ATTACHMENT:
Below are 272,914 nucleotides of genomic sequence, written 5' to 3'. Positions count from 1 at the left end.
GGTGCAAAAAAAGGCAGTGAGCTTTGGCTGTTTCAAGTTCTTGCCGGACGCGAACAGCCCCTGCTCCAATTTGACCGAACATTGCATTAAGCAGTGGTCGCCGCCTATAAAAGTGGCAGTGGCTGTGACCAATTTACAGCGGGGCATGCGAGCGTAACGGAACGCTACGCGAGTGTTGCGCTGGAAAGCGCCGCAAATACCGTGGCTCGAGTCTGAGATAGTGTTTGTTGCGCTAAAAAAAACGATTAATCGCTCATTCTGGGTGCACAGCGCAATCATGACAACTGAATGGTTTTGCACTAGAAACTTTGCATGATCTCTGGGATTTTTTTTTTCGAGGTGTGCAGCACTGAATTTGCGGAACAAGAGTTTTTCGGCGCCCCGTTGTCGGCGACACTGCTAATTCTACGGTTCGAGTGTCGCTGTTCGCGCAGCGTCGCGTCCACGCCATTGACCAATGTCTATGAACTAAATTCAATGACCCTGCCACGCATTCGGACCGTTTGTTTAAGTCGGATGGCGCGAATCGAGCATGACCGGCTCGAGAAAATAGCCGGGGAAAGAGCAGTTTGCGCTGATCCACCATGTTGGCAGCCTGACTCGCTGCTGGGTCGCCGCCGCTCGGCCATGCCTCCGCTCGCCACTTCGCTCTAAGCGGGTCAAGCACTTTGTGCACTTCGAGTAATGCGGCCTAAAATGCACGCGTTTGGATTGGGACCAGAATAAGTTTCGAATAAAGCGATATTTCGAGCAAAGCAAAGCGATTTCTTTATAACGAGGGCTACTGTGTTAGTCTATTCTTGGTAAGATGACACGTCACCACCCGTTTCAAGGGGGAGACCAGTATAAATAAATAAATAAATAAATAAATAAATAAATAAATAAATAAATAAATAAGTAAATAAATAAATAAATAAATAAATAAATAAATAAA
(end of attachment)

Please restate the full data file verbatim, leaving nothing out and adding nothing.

Below are 272,914 nucleotides of genomic sequence, written 5' to 3'. Positions count from 1 at the left end.
GGTGCAAAAAAAGGCAGTGAGCTTTGGCTGTTTCAAGTTCTTGCCGGACGCGAACAGCCCCTGCTCCAATTTGACCGAACATTGCATTAAGCAGTGGTCGCCGCCTATAAAAGTGGCAGTGGCTGTGACCAATTTACAGCGGGGCATGCGAGCGTAACGGAACGCTACGCGAGTGTTGCGCTGGAAAGCGCCGCAAATACCGTGGCTCGAGTCTGAGATAGTGTTTGTTGCGCTAAAAAAAACGATTAATCGCTCATTCTGGGTGCACAGCGCAATCATGACAACTGAATGGTTTTGCACTAGAAACTTTGCATGATCTCTGGGATTTTTTTTTTCGAGGTGTGCAGCACTGAATTTGCGGAACAAGAGTTTTTCGGCGCCCCGTTGTCGGCGACACTGCTAATTCTACGGTTCGAGTGTCGCTGTTCGCGCAGCGTCGCGTCCACGCCATTGACCAATGTCTATGAACTAAATTCAATGACCCTGCCACGCATTCGGACCGTTTGTTTAAGTCGGATGGCGCGAATCGAGCATGACCGGCTCGAGAAAATAGCCGGGGAAAGAGCAGTTTGCGCTGATCCACCATGTTGGCAGCCTGACTCGCTGCTGGGTCGCCGCCGCTCGGCCATGCCTCCGCTCGCCACTTCGCTCTAAGCGGGTCAAGCACTTTGTGCACTTCGAGTAATGCGGCCTAAAATGCACGCGTTTGGATTGGGACCAGAATAAGTTTCGAATAAAGCGATATTTCGAGCAAAGCAAAGCGATTTCTTTATAACGAGGGCTACTGTGTTAGTCTATTCTTGGTAAGATGACACGTCACCACCCGTTTCAAGGGGGAGACCAGTATAAATAAATAAATAAATAAATAAATAAATAAATAAATAAATAAATAAATAAGTAAATAAATAAATAAATAAATAAATAAATAAATAAA